The general look of a Pero moth is consistent at the genus level, but the details are where uncertainty comes to play when trying to decipher a species name. Mostly all Pero Moths have a two-toned look thanks to a strong color separation between the upper and lower parts of the wings. The upper two-thirds of the wings darken as the color moves downward, and the lower third is lighter for a sharp contrast. The actual colors of the wings can vary so widely that it pinning down a species can be difficult in many cases. Some are purple and brown. Others are dark brown and light brown. Still others are dark brown and ivory. Many have a crimp or slight overlap in the edges of the wings, which creates shadows on the moth. The bottom edge of the wings are ruffled, though some ruffles are more pointed in some individuals.
The larvae are twig mimics and have skinny, brown bodies. Pine, fir, spruce, tamarack, black cherry, rose, aster, and legumes are all host plants among the different types of Pero caterpillars, though none of them seem to be significant pests.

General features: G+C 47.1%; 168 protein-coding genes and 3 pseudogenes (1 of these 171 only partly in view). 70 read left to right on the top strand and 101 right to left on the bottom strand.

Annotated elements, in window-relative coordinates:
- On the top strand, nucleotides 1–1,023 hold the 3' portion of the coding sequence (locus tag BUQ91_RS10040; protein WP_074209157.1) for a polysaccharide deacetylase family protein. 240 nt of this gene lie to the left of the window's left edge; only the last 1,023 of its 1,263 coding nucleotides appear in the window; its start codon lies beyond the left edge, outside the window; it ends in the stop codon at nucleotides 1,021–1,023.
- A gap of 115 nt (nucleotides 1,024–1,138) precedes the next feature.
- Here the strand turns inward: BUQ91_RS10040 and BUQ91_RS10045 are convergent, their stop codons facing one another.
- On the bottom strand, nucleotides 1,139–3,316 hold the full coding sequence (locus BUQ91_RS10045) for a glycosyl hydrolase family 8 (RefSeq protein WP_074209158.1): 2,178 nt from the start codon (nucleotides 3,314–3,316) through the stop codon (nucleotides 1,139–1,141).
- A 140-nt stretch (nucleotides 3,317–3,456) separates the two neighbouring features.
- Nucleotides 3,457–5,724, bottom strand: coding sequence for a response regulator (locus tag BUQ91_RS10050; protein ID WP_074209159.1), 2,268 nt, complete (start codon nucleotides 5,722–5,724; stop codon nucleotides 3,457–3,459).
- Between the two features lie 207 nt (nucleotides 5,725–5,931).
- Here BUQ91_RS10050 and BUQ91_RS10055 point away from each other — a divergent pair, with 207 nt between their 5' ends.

General Characteristics Capability, Shape, Texture/Pattern, Benefits, Dangers
Note: An insect's reach is not limited by lines drawn on a map and therefore species may appear in areas, regions and/or states beyond those listed above as they are driven by environmental factors (such as climate change), available food supplies and mating patterns.
Territorial Map U.S., Canada, and Mexico
Prince Edward Is.
Butterfly and Moth Anatomy
Antennae: Butterflies and Moths have a pair of antennae on the head used for sensing.
Head: The head is home to the insect's eyes, antennae, and proboscis.
Thorax: Home to the three pairs of legs as well as vital internal organs.
Abdomen: Contains vital internal organs such as the heart(s) and reproduction facilities.
Forewing: The upper, forward wing pair used for flying.
Hindwing: The lower, rearward wing pair used for flying.
NOTE: Butterflies and Moths are part of the Lepidopteran order as they share many similarities.